Michael Brull explores our nation’s weak pretext for not disclosing our exports to Saudi Arabia.
As the humanitarian catastrophe in Yemen spirals out of control – in part a consequence of Australia’s support for a Saudi-led siege on the country – it is worth cataloguing the government’s lies about why it won’t disclose military exports to Saudi Arabia.
The government approved four military exports to Saudi Arabia last year, and five more permits were approved since June this year. In response to public questioning, it has refused to disclose anything about those exports.
In Senate Estimates, Former Greens Senator Scott Ludlam asked the Minister for Defence, Marise Payne to tell us about our military exports to Saudi Arabia. Payne refused.
“Releasing that information would breach that confidence and undermine any trust in our ability to protect applicants’ professional and commercial information, which would, in fact, also be detrimental to our ability to effectively regulate the export of military goods and technology,” Payne explained.
Other officials similarly stonewalled.
By some miracle, in March this year, Senator Ludlam was able to sufficiently water down a motion on disclosing our military exports to Saudi Arabia, to the point that even the Australian Labor Party Senators voted for it. The motion urged the government to disclose documents relating to our military exports, and for Christopher Pyne, the Minister for Defence Industry, to disclose his itinerary on his previous trip to Saudi Arabia.
The government ignored the motion. Senator Ludlam proposed a motion noting this failure, and ordering that those documents be tabled, and required an explanation for any failure if the documents weren’t tabled. Senator Nick Xenophon and his colleagues backed the Greens. The rest of the Coalition and other Senators voted against Ludlam’s motion, including the ‘battler’ Jacqui Lambie, the ‘libertarian’ David Leyonhjelm, Derryn Hinch, and One Nation’s Senators.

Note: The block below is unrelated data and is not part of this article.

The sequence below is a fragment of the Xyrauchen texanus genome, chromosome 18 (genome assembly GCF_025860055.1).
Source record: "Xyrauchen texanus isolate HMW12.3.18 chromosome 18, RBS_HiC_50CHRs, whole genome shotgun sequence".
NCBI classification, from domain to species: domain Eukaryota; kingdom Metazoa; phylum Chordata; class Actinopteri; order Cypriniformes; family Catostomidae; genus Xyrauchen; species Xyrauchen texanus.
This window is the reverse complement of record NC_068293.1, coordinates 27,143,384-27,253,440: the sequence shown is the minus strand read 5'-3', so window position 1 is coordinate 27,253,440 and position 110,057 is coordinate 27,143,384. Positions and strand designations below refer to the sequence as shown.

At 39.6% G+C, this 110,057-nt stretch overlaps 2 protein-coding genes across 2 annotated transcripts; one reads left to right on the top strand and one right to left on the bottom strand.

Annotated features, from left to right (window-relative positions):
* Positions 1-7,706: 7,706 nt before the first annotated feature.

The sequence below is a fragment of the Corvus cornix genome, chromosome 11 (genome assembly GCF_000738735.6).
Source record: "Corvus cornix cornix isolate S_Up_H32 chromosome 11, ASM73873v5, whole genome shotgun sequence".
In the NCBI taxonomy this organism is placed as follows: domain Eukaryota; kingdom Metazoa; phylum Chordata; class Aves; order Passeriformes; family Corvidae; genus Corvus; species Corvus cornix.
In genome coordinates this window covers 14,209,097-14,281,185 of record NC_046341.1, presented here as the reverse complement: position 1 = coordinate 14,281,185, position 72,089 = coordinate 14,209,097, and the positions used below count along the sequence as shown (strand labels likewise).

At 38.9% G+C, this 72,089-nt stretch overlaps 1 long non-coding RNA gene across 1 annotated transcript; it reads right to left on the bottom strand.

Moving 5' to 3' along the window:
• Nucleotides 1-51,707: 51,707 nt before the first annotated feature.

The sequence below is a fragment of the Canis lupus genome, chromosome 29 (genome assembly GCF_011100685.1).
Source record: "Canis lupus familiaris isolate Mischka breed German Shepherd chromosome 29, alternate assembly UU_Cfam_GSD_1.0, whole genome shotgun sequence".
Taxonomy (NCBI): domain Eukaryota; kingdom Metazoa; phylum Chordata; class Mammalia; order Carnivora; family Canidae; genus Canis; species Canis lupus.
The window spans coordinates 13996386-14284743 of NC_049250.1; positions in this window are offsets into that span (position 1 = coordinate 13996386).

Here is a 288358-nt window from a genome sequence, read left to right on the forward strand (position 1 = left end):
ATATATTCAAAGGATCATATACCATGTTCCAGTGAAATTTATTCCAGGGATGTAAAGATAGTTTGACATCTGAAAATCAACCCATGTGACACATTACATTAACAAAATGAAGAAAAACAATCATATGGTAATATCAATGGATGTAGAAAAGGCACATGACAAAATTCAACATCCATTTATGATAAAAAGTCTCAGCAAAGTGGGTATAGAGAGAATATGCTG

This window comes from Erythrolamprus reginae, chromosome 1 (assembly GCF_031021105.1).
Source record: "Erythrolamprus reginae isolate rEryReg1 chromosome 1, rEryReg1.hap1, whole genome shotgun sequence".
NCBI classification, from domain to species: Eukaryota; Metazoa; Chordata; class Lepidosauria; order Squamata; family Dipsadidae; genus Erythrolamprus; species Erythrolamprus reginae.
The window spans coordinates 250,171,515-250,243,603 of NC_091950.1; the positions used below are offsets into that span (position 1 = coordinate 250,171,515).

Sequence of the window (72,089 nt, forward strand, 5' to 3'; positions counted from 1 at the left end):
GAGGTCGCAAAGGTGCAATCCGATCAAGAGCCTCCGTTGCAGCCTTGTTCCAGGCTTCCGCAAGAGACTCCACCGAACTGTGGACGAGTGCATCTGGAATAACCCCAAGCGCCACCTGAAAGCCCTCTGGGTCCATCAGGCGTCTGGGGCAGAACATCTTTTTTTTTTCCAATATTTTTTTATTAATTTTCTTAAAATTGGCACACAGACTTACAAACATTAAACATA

The government claimed “public interest immunity” from this motion. This is “on the basis of commercial confidentiality, Australia’s relations with foreign governments and national security”.
Senator Payne set out the three rationales in a letter to the Senate. In terms of “commercial confidentiality”, she explained that this could have a “detrimental effect”, by letting competitors know of a market opportunity (to sell such defence materiel to Saudi Arabia), and could “reduce buyers’ confidence in doing business with Australian companies”.
In terms of foreign relations, it could “prejudice” our relations with other governments, and constrain the ability of government bodies to “provide frank assessments in the future”. It would be inappropriate to “provide information on strategic capabilities and priorities of other governments”.
In terms of “national security”, the information would adversely affect the “proper and efficient conduct of Defence’s operations”, and Australia’s ability to “effectively regulate the export of military goods and technology”.
A similar rehashing of these grounds was given in response to a Freedom of Information request seeking to find out our military exports to Saudi Arabia.
None of these grounds should be taken seriously.
In July, Minister Pyne gave a speech about our military exports. Amidst a lot of bragging about an imminent expansion, Pyne said “The Australian-designed Nulka decoy system that protects ships from missiles not so long ago saved the USS Mason from an attack by Houthi rebels off the coast of Yemen.”
Similarly, Pyne bragged about Marand, who “make tail pieces and specialised engine trailers for the Joint Strike Fighter. They recently announced that, over the next decade their order book from the project will be worth more than $1 billion”. They will be “exporting vital components made here in Australia overseas, to take their place on perhaps the most advanced combat aircraft the world has ever seen, that will be operated by the USA, the United Kingdom, Japan, Israel and many other countries.”
Now, suppose that Senator Payne’s claims – that disclosing anything about our military exports to Saudi Arabia would affect commercial confidentiality, foreign relations and national security. Then Pyne harmed all three almost half a year ago.